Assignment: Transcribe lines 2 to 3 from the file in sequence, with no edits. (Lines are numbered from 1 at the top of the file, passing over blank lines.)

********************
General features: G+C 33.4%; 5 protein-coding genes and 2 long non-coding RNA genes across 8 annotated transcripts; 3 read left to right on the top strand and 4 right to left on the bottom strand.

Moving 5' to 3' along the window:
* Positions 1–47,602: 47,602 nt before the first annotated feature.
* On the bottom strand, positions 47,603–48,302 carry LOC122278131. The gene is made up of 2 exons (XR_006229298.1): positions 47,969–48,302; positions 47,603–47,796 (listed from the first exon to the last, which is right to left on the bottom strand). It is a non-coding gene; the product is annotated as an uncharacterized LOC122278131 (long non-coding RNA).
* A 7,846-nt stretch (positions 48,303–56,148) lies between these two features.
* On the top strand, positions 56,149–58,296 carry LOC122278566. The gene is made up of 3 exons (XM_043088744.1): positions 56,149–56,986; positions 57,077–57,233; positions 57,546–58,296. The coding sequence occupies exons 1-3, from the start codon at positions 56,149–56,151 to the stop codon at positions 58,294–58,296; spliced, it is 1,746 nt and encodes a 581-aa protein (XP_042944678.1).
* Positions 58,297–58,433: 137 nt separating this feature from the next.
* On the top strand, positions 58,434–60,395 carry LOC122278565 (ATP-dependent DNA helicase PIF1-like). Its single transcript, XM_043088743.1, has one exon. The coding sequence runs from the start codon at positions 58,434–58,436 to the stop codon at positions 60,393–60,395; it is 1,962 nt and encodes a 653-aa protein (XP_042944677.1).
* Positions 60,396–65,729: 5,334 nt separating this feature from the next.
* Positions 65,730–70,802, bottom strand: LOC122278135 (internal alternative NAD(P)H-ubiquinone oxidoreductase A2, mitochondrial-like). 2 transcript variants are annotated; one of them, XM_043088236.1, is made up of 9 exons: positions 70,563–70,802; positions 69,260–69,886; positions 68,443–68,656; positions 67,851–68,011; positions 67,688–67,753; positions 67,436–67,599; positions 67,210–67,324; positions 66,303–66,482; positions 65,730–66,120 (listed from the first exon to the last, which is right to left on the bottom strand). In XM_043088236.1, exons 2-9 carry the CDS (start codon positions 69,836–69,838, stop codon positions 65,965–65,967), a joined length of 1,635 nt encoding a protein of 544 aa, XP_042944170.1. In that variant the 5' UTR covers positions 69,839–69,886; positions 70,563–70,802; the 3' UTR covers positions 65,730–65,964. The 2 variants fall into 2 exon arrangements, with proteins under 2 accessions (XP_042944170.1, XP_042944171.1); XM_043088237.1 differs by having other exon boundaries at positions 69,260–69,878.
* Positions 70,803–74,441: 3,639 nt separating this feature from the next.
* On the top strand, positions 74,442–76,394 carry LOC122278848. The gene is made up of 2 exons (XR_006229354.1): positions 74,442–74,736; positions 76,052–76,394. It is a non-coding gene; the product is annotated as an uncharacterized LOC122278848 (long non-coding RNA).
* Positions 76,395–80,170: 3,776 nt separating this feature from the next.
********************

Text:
Moving 5' to 3' along the window:
* Positions 1–47,602: 47,602 nt before the first annotated feature.